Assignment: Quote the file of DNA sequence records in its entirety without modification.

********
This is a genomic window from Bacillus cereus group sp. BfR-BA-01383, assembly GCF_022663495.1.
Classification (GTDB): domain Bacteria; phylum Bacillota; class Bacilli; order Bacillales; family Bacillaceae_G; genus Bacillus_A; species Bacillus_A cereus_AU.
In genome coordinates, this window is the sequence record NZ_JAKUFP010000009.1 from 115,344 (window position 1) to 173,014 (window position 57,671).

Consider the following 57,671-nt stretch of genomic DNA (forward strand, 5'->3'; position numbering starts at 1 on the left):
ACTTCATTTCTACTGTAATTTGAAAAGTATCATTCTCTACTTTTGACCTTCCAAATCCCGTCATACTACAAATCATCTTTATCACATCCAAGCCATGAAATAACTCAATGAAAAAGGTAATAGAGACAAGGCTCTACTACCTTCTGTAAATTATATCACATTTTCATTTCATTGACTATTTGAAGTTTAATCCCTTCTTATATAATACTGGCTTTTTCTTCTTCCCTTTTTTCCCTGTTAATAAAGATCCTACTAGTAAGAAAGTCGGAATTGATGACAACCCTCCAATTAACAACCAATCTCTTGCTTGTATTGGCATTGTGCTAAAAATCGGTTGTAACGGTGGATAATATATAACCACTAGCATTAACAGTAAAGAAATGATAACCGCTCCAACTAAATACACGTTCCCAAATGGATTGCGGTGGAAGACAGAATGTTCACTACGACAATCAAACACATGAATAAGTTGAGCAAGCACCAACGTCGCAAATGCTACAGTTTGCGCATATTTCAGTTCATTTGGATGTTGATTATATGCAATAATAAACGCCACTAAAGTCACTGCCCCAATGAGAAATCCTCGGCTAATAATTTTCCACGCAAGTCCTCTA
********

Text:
This is a genomic window from Bacillus cereus group sp. BfR-BA-01383, assembly GCF_022663495.1.
Classification (GTDB): domain Bacteria; phylum Bacillota; class Bacilli; order Bacillales; family Bacillaceae_G; genus Bacillus_A; species Bacillus_A cereus_AU.
In genome coordinates, this window is the sequence record NZ_JAKUFP010000009.1 from 115,344 (window position 1) to 173,014 (window position 57,671).

Consider the following 57,671-nt stretch of genomic DNA (forward strand, 5'->3'; position numbering starts at 1 on the left):
ACTTCATTTCTACTGTAATTTGAAAAGTATCATTCTCTACTTTTGACCTTCCAAATCCCGTCATACTACAAATCATCTTTATCACATCCAAGCCATGAAATAACTCAATGAAAAAGGTAATAGAGACAAGGCTCTACTACCTTCTGTAAATTATATCACATTTTCATTTCATTGACTATTTGAAGTTTAATCCCTTCTTATATAATACTGGCTTTTTCTTCTTCCCTTTTTTCCCTGTTAATAAAGATCCTACTAGTAAGAAAGTCGGAATTGATGACAACCCTCCAATTAACAACCAATCTCTTGCTTGTATTGGCATTGTGCTAAAAATCGGTTGTAACGGTGGATAATATATAACCACTAGCATTAACAGTAAAGAAATGATAACCGCTCCAACTAAATACACGTTCCCAAATGGATTGCGGTGGAAGACAGAATGTTCACTACGACAATCAAACACATGAATAAGTTGAGCAAGCACCAACGTCGCAAATGCTACAGTTTGCGCATATTTCAGTTCATTTGGATGTTGATTATATGCAATAATAAACGCCACTAAAGTCACTGCCCCAATGAGAAATCCTCGGCTAATAATTTTCCACGCAAGTCCTCTA